Lung cancer is the leading cause of cancer-related death worldwide. Here we demonstrate that elevated expression of dopamine and cyclic adenosine monophosphate-regulated phosphoprotein, Mr 32000 (DARPP-32), and its truncated splice variant t-DARPP promote lung tumor growth, while abrogation of DARPP-32 expression in human non-small-cell lung cancer (NSCLC) cells reduces tumor growth in orthotopic mouse models. We observe a physical interaction between DARPP-32 and inhibitory kappa B kinase-α (IKKα) that promotes NSCLC cell migration through non-canonical nuclear factor kappa-light-chain-enhancer of activated B cells 2 (NF-κB2) signaling. Bioinformatics analysis of 513 lung adenocarcinoma patients reveals that elevated t-DARPP isoform expression is associated with poor overall survival. Histopathological investigation of 62 human lung adenocarcinoma tissues also shows that t-DARPP expression is elevated with increasing tumor (T) stage. Our data suggest that DARPP-32 isoforms serve as a negative prognostic marker associated with increasing stages of NSCLC and may represent a novel therapeutic target.
Bibliographical noteFunding Information:
This work was supported by The Hormel Foundation, Austin “Paint the Town Pink”, National Institutes of Health, National Cancer Institute R00-CA187035 funding to L.H. H. and K12-CA090628 to A.S.M. The Hormel Institute SURE program supported E.N.D. and A.M.C. We thank Dr. Debabrata Mukhopadhyay at Mayo Clinic in Jacksonville, FL, for his valuable support and contributions to the development of this project, including sharing reagents and advice. We appreciate the contributions of Todd Schuster, the shared facilities manager at The Hormel Institute, to flow cytometry-based apoptosis and BrdU assays. We thank Kim Klukas and The Hormel Institute animal facilities staff for providing excellent animal care and husbandry. We are grateful to Shirley Bradley and Sandip Suresh for their research contributions to this project as a rotating graduate student and a summer undergraduate intern, respectively, at Mayo Clinic. We thank Dr. Wael El-Rifai at Vanderbilt University in Nashville, TN, for sharing DARPP-32 reagents and Dr. Yasuhiro Ikeda at Mayo Clinic in Rochester, MN, for providing constructs to stably luciferase label lung cancer cells. We thank the Mayo Clinic Pathology Research Core for assistance with immunohistochemistry staining and The Hormel Institute for administrative and institutional support.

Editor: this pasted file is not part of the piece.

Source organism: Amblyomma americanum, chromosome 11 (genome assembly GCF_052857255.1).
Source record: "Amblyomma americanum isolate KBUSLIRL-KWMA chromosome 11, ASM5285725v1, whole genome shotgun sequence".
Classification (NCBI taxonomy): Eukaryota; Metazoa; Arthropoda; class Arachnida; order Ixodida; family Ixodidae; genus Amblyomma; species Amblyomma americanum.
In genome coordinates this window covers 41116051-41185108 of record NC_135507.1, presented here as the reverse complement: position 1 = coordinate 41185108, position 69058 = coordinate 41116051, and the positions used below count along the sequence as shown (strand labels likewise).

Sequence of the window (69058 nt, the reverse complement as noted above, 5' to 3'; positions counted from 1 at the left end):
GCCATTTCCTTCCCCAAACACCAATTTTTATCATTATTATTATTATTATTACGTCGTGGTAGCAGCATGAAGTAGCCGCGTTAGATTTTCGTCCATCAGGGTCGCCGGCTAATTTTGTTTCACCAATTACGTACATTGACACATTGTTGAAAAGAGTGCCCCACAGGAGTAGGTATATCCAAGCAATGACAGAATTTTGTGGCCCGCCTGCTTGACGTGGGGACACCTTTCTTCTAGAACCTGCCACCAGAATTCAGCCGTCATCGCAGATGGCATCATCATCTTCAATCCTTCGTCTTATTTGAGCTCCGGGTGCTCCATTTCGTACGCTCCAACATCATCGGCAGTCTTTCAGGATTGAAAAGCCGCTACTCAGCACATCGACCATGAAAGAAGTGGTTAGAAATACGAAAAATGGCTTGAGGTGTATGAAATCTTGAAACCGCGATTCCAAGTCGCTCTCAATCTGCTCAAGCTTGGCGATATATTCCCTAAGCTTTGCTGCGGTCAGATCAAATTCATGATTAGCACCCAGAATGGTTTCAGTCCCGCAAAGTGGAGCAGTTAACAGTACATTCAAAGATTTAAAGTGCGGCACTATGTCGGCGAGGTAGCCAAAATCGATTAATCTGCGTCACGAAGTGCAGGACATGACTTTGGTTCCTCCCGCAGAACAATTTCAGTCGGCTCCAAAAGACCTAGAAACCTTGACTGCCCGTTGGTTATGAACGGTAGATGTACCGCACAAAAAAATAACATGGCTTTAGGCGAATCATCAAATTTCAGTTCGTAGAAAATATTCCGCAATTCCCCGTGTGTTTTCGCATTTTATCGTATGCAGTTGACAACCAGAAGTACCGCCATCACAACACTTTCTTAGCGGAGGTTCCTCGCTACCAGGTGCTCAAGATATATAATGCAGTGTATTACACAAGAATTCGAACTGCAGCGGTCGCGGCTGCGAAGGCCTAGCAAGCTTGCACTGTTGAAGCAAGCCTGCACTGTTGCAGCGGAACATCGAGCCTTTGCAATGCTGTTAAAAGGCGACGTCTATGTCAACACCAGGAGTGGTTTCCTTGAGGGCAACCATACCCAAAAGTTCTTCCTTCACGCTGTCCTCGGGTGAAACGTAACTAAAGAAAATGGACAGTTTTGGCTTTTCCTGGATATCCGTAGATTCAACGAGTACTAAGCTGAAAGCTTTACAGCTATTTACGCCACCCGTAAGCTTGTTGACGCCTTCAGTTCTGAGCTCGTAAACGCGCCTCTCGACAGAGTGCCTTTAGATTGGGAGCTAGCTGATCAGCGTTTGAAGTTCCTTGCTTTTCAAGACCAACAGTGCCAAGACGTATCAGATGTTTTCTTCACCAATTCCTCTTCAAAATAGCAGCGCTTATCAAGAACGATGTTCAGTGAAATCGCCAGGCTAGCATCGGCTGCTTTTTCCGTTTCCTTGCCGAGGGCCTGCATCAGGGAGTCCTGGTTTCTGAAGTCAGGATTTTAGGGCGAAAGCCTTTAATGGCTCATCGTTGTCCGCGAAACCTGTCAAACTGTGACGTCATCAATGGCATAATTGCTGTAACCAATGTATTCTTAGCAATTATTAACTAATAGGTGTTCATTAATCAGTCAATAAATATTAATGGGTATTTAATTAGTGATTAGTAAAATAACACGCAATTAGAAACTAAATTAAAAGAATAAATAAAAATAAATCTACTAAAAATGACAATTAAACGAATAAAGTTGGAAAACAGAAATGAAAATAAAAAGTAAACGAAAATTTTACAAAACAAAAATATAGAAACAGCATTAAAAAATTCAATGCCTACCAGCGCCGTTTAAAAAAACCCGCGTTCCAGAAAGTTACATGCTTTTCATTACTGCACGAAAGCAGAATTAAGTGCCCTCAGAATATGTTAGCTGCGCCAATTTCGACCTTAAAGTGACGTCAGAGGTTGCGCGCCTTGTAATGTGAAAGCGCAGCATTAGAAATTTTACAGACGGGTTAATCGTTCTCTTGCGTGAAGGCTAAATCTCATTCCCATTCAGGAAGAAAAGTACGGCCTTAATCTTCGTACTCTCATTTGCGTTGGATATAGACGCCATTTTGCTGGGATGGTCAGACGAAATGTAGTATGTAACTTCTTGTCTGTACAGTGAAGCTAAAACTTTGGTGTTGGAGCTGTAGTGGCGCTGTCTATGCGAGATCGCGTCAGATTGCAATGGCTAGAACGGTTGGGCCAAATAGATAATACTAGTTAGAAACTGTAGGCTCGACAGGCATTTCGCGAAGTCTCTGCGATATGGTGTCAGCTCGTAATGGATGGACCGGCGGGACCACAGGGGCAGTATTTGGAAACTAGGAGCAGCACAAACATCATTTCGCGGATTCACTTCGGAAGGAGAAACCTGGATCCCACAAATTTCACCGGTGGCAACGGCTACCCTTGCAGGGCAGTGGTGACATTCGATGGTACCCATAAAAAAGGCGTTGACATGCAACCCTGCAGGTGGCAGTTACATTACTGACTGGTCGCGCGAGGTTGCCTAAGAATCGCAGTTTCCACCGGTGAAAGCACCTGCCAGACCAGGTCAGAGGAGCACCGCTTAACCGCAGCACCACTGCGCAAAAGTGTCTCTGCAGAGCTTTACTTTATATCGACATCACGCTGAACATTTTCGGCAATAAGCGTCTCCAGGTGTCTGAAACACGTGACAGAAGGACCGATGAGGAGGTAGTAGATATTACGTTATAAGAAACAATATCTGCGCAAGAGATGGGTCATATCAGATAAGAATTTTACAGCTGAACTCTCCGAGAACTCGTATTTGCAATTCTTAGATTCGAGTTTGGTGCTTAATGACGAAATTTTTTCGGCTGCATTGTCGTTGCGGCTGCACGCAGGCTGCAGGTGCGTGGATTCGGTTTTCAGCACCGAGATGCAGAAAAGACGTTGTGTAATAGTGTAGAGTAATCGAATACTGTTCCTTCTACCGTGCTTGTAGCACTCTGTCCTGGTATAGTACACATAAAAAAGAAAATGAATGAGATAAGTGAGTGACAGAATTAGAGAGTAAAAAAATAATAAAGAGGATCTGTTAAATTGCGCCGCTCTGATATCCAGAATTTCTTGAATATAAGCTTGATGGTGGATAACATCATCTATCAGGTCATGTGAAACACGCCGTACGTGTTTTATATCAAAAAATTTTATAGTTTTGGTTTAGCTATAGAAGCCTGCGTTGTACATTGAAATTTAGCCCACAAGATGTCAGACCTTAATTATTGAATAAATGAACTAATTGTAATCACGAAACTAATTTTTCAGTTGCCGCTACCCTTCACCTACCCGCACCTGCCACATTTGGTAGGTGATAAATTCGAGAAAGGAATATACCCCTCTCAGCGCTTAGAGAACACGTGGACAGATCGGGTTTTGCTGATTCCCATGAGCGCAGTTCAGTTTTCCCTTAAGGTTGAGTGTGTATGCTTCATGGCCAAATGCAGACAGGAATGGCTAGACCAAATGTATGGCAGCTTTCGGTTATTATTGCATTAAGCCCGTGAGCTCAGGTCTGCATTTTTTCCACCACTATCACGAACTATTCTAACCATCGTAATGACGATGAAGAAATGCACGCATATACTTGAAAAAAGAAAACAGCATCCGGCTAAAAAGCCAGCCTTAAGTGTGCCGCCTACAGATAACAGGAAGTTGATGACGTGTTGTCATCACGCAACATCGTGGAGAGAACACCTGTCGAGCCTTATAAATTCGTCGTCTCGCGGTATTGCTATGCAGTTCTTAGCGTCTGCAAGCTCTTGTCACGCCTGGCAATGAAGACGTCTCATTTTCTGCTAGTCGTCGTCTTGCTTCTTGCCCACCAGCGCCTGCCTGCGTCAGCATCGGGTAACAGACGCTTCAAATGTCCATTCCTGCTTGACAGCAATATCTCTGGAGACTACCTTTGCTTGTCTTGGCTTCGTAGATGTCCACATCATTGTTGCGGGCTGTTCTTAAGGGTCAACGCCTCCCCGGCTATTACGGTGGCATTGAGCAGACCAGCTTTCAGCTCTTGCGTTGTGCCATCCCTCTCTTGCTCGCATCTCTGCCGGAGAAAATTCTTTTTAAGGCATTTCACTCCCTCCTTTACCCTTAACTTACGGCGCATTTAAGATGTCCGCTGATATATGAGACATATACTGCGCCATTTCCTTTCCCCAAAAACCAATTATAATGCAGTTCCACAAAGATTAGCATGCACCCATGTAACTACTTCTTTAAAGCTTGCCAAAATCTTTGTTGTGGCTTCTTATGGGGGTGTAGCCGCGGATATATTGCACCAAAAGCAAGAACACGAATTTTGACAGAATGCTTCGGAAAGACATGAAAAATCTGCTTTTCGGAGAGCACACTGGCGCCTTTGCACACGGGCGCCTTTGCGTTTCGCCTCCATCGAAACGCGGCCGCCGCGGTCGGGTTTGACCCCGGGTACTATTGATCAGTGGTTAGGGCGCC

© 2018, The Author(s).